Photo: Stephen Brashear/Getty Images

The European and Canadian authorities are conducting their own investigation into the grounded Boeing 737 Max jets, the Associated Press reported Wednesday night.

What they're saying: Canada said it would conduct their own investigations even if the Federal Aviation Administration certifies the planes safe to fly. European Aviation Safety Agency chief Patrick Ky told the AP they wouldn't allow the aircraft to fly "if we have not found acceptable answers to all our questions, whatever the FAA does."

The big picture: Authorities have said they had found clear similarities between this month's Ethiopian Airlines crash and October's Lion Air crash in Indonesia.

The latest: It emerged earlier this week that pilots of the Lion Air Boeing 737 Max that crashed in Indonesia were consulting a flight manual to work out why the plane kept plunging downward against their commands.

  • The FAA said Wednesday Boeing had developed a software fix for the jets and a flight crew training program it would review as "an agency priority."

Go deeper: What we've learned from the Boeing 737 MAX crashes

Go deeper

Updated 2 hours ago - Politics & Policy

Coronavirus dashboard

Illustration: Aïda Amer/Axios

  1. Politics: Americans feel Trump's sickness makes him harder to trustFlorida breaks record for in-person early voting — McConnell urges White House not to strike stimulus deal before election — Republican senators defend Fauci as Trump escalates attacks.
  2. Health: The next wave is gaining steam.
  3. Education: Schools haven't become hotspots — University of Michigan students ordered to shelter-in-place.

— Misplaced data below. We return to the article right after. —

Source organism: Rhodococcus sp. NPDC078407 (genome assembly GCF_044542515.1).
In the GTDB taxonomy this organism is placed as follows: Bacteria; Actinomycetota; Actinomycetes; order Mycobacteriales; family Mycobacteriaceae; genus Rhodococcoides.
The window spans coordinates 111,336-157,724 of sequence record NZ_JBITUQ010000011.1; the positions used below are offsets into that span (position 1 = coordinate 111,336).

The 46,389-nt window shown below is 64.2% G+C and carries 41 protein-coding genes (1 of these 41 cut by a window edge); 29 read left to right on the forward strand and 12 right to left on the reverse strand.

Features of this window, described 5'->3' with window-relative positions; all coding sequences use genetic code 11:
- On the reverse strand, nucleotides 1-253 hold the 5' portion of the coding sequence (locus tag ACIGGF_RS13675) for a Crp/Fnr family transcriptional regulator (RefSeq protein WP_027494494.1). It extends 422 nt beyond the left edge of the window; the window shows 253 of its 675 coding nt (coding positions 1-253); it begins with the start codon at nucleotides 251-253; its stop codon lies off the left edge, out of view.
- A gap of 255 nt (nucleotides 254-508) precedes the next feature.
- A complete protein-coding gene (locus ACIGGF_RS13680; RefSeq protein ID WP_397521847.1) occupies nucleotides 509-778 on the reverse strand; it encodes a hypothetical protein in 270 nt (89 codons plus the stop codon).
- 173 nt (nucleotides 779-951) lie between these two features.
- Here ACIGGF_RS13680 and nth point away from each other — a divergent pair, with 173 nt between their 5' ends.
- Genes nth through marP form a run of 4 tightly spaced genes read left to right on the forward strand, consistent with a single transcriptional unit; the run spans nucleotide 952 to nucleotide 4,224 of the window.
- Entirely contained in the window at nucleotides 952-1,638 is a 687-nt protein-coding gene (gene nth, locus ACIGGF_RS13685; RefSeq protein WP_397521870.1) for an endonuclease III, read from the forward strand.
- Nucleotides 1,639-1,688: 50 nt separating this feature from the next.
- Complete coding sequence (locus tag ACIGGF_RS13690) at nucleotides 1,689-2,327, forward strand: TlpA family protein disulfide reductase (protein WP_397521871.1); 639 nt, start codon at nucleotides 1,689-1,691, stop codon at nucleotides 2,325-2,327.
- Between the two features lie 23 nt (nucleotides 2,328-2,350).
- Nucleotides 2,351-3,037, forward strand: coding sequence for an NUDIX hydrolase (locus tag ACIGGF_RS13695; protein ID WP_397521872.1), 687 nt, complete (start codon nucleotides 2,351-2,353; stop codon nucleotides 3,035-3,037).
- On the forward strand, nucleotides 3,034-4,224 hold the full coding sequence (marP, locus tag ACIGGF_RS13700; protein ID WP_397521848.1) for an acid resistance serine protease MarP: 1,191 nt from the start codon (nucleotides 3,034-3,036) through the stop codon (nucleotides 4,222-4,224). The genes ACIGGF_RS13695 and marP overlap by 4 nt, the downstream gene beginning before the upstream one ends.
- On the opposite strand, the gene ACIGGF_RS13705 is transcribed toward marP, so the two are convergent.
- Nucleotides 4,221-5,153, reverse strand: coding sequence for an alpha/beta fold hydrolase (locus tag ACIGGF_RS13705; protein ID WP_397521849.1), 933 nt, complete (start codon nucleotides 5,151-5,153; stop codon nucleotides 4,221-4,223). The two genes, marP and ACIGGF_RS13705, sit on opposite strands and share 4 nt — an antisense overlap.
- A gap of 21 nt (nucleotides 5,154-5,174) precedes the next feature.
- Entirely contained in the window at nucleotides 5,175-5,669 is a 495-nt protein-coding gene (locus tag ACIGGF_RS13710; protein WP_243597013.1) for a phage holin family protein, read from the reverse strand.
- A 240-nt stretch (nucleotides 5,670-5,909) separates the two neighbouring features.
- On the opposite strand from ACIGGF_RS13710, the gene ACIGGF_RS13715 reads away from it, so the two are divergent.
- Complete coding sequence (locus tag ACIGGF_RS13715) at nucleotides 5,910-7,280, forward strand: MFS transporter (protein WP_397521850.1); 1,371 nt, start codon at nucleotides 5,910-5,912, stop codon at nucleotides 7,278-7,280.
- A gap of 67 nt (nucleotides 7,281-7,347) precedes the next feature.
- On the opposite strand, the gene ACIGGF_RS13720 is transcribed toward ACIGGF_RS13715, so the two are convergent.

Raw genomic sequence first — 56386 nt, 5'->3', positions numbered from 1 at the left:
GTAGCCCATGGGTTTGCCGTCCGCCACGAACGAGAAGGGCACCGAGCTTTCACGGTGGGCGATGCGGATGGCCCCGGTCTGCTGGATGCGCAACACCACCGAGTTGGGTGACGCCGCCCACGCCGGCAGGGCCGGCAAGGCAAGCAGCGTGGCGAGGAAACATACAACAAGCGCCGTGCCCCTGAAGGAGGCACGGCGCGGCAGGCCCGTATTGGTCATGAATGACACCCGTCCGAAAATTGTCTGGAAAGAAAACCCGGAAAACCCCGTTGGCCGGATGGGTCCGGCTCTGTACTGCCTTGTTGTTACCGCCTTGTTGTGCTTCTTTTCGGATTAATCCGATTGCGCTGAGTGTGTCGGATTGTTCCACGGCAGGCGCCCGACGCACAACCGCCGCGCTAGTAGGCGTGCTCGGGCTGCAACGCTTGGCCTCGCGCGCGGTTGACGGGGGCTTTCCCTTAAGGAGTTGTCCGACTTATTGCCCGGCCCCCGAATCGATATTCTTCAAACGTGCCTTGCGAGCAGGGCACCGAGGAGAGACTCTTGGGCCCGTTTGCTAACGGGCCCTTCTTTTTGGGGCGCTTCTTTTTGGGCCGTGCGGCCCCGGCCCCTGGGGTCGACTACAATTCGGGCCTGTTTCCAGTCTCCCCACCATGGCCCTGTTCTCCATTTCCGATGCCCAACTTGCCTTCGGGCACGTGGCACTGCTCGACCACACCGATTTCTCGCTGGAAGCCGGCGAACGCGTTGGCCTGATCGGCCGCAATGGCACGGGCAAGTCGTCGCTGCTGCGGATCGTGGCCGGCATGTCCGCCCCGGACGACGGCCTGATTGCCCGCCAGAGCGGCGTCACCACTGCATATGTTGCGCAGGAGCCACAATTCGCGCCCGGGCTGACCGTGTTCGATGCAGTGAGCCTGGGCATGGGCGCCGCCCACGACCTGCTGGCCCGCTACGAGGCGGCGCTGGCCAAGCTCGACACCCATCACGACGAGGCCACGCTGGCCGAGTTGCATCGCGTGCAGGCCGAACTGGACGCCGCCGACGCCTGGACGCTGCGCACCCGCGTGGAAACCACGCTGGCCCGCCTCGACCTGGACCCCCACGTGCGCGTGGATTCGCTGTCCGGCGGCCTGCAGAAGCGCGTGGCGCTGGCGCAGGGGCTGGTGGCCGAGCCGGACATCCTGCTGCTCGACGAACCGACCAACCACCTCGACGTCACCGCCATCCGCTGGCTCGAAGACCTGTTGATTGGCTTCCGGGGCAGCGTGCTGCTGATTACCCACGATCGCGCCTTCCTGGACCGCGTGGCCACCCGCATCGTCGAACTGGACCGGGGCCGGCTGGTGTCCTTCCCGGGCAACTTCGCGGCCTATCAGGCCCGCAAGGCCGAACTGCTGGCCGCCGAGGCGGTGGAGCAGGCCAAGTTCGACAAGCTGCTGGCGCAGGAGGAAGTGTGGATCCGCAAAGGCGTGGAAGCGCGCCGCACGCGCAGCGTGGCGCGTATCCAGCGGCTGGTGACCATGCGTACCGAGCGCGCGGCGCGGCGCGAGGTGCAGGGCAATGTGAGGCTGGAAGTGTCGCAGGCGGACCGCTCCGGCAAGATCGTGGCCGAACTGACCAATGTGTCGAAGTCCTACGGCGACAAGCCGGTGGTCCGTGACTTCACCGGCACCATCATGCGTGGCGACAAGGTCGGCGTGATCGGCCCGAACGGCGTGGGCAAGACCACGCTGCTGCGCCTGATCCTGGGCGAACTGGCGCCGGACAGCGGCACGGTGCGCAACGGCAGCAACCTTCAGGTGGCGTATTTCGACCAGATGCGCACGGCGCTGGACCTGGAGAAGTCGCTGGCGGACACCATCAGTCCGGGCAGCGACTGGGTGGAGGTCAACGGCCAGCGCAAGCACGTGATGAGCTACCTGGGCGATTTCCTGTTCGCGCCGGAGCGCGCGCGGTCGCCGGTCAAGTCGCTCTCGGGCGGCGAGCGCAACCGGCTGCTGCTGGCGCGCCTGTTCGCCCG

4. World: Ireland moving back into lockdown — Argentina becomes 5th country to report 1 million infections.

Report: Goldman to settle DOJ probe into Malaysia's 1MDB for over $2B

Illustration: Lazaro Gamio/Axios

Goldman Sachs has agreed with the Department of Justice to pay over $2 billion for the bank's role in Malaysia's multi-billion dollar scandal at state fund 1MDB, Bloomberg first reported.

Why it matters: The settlement, expected to be announced within days, would allow Goldman Sachs to avoid a criminal conviction in the U.S. over the bribery and money laundering scandal that saw three of its former bankers banned for life from the banking industry by the Federal Reserve Board.

Trump threatens to post "60 Minutes" interview early after reportedly walking out

Trump speaks to reporters aboard Air Force One, Oct. 19. Photo: Mandel Ngan/AFP via Getty Images

President Trump tweeted on Tuesday that he was considering posting his interview with CBS' "60 Minutes" prior to airtime in order to show "what a FAKE and BIASED interview" it was, following reports that he abruptly ended the interview after 45 minutes of taping.

Why it matters: Trump has escalated his war on the media in the final stretch of his re-election campaign, calling a Reuters reporter a "criminal" this week for not reporting on corruption allegations about Hunter Biden and disparaging CNN as "dumb b*stards" for the network's ongoing coronavirus coverage.